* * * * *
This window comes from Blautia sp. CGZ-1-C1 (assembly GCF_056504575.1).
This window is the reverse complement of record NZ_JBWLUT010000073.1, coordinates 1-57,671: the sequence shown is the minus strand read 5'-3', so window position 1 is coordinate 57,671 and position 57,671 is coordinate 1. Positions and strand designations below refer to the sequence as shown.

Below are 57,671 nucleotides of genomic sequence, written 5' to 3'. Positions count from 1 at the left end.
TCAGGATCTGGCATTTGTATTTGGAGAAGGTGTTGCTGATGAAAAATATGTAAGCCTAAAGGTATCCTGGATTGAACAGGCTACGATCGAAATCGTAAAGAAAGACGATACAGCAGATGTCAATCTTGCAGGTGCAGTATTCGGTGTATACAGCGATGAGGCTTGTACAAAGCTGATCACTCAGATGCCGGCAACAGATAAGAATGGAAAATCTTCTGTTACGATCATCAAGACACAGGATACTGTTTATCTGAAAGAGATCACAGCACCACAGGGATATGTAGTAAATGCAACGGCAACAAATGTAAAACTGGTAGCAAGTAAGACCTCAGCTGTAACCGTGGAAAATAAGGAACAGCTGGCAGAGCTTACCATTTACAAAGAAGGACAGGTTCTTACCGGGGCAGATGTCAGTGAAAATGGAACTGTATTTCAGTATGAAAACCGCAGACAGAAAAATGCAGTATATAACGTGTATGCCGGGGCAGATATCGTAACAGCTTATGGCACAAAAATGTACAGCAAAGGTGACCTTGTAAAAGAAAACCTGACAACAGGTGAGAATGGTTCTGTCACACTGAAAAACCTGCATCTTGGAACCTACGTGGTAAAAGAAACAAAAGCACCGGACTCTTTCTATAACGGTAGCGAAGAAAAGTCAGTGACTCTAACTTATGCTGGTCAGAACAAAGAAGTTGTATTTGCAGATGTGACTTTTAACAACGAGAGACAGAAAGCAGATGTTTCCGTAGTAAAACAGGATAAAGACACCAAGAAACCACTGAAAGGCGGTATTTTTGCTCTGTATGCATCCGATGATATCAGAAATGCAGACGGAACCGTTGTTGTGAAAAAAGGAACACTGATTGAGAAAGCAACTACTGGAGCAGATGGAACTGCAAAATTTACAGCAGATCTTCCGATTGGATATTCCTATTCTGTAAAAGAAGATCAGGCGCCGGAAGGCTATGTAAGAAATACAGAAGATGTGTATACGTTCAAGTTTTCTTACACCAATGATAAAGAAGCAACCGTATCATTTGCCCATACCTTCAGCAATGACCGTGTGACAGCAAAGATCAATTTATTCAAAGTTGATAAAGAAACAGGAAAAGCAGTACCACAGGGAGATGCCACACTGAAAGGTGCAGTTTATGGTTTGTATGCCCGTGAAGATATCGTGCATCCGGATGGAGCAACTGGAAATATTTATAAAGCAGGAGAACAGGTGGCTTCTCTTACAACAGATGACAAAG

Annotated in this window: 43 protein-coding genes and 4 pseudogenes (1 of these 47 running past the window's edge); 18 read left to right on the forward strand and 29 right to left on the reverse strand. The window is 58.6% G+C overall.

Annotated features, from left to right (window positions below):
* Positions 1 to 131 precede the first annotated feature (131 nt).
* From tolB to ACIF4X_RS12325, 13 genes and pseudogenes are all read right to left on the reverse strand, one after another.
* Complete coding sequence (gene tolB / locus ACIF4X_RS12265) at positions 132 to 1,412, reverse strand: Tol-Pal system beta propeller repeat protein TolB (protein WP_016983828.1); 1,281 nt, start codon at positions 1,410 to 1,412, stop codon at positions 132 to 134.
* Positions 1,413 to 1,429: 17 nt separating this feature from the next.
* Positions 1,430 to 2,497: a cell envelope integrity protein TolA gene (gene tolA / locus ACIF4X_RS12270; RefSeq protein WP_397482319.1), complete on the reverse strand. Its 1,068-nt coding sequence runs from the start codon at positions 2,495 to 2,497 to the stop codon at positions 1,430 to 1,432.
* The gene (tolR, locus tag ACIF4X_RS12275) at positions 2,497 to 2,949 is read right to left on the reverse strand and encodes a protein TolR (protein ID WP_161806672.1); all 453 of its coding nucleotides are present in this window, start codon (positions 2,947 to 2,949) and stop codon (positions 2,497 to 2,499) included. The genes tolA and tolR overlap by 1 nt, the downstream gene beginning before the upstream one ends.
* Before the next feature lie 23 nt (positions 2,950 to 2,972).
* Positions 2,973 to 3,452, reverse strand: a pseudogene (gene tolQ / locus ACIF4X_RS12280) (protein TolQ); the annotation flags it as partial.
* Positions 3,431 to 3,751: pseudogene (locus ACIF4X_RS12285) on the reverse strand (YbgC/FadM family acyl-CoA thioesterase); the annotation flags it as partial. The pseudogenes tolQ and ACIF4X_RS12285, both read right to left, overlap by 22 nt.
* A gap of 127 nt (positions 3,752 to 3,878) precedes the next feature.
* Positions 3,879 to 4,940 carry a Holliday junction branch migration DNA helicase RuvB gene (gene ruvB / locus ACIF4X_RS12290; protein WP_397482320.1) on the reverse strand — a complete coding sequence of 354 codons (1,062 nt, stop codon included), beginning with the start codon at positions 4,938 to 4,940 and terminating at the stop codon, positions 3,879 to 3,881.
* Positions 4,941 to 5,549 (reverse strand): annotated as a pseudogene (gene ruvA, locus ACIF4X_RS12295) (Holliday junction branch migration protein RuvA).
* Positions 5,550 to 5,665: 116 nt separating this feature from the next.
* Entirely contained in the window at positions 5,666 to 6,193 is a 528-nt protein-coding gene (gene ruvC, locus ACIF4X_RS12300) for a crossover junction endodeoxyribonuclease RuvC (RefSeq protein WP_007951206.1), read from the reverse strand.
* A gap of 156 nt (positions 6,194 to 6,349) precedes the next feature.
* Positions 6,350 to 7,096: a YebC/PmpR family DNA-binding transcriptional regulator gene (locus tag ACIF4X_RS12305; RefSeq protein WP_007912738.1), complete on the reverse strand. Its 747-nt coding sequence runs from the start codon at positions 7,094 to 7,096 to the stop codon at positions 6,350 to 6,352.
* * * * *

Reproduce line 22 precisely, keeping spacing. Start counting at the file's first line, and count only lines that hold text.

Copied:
* Positions 6,350 to 7,096: a YebC/PmpR family DNA-binding transcriptional regulator gene (locus tag ACIF4X_RS12305; RefSeq protein WP_007912738.1), complete on the reverse strand. Its 747-nt coding sequence runs from the start codon at positions 7,094 to 7,096 to the stop codon at positions 6,350 to 6,352.